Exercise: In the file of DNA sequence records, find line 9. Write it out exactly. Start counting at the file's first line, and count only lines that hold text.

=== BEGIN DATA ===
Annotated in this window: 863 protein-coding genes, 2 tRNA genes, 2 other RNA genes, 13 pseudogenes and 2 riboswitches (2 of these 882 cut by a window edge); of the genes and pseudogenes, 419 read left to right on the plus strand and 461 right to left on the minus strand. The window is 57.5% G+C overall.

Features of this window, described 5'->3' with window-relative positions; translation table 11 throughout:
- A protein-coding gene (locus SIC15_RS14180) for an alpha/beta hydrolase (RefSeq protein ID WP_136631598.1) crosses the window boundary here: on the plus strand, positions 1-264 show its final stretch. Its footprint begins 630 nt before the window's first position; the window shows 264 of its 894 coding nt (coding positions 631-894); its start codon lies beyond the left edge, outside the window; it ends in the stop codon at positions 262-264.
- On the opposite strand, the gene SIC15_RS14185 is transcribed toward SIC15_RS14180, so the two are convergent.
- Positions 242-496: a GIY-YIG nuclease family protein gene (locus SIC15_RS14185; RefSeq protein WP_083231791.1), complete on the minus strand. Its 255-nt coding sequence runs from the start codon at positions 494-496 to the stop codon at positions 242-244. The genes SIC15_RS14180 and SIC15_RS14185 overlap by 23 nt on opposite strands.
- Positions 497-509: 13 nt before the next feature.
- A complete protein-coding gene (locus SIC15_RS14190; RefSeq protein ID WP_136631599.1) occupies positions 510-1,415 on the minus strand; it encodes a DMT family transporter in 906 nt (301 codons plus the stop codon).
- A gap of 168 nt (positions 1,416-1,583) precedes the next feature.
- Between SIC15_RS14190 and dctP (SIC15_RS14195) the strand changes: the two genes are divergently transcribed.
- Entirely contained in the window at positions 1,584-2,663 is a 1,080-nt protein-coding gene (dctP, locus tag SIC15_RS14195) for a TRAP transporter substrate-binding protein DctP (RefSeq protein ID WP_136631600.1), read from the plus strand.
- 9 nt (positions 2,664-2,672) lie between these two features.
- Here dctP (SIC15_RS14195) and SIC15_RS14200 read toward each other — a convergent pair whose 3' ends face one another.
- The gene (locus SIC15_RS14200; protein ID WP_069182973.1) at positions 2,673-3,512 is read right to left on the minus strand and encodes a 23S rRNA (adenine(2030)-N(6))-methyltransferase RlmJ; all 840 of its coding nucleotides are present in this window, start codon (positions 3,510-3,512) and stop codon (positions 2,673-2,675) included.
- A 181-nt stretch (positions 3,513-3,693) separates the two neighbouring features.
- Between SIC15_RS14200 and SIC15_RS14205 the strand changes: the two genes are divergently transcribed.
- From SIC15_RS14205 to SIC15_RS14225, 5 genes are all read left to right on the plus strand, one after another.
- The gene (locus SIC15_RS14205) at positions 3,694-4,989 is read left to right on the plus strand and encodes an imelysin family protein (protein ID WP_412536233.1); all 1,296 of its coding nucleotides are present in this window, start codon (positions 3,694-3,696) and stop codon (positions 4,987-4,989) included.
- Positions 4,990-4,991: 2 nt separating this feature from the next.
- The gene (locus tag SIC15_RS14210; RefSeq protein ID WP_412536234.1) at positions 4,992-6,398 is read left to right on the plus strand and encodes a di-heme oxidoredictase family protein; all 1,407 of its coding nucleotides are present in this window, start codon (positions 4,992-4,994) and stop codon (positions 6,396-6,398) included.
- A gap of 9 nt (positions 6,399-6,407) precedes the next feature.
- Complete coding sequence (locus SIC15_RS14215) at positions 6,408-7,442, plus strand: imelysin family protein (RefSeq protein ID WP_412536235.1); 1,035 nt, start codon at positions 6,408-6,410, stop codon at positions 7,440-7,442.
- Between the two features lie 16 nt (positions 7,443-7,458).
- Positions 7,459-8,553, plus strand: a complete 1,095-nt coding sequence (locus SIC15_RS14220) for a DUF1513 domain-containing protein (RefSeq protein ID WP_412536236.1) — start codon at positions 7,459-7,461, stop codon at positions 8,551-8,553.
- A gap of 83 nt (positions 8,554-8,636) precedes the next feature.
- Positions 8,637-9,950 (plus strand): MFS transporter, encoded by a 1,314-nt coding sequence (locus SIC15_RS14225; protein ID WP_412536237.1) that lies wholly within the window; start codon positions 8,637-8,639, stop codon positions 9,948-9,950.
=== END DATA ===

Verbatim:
- Between SIC15_RS14190 and dctP (SIC15_RS14195) the strand changes: the two genes are divergently transcribed.